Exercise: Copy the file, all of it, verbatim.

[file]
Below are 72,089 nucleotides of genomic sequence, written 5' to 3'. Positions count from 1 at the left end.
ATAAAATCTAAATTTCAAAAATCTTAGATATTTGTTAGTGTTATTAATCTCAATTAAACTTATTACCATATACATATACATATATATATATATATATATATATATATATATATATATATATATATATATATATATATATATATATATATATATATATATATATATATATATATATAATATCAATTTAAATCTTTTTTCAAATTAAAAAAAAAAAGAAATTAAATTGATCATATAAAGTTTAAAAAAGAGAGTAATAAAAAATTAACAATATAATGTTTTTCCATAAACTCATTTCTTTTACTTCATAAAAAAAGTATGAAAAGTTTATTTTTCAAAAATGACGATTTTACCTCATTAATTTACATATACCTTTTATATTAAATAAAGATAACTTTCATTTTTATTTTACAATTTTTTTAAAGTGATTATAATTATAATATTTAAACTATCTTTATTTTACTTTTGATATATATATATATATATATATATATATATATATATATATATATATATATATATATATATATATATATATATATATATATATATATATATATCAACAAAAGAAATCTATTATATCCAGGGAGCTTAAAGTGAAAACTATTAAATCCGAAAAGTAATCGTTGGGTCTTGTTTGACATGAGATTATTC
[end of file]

Below are 72,089 nucleotides of genomic sequence, written 5' to 3'. Positions count from 1 at the left end.
ATAAAATCTAAATTTCAAAAATCTTAGATATTTGTTAGTGTTATTAATCTCAATTAAACTTATTACCATATACATATACATATATATATATATATATATATATATATATATATATATATATATATATATATATATATATATATATATATATATATATATATATATATATATATATAATATCAATTTAAATCTTTTTTCAAATTAAAAAAAAAAAGAAATTAAATTGATCATATAAAGTTTAAAAAAGAGAGTAATAAAAAATTAACAATATAATGTTTTTCCATAAACTCATTTCTTTTACTTCATAAAAAAAGTATGAAAAGTTTATTTTTCAAAAATGACGATTTTACCTCATTAATTTACATATACCTTTTATATTAAATAAAGATAACTTTCATTTTTATTTTACAATTTTTTTAAAGTGATTATAATTATAATATTTAAACTATCTTTATTTTACTTTTGATATATATATATATATATATATATATATATATATATATATATATATATATATATATATATATATATATATATATATATATATATATATATATCAACAAAAGAAATCTATTATATCCAGGGAGCTTAAAGTGAAAACTATTAAATCCGAAAAGTAATCGTTGGGTCTTGTTTGACATGAGATTATTC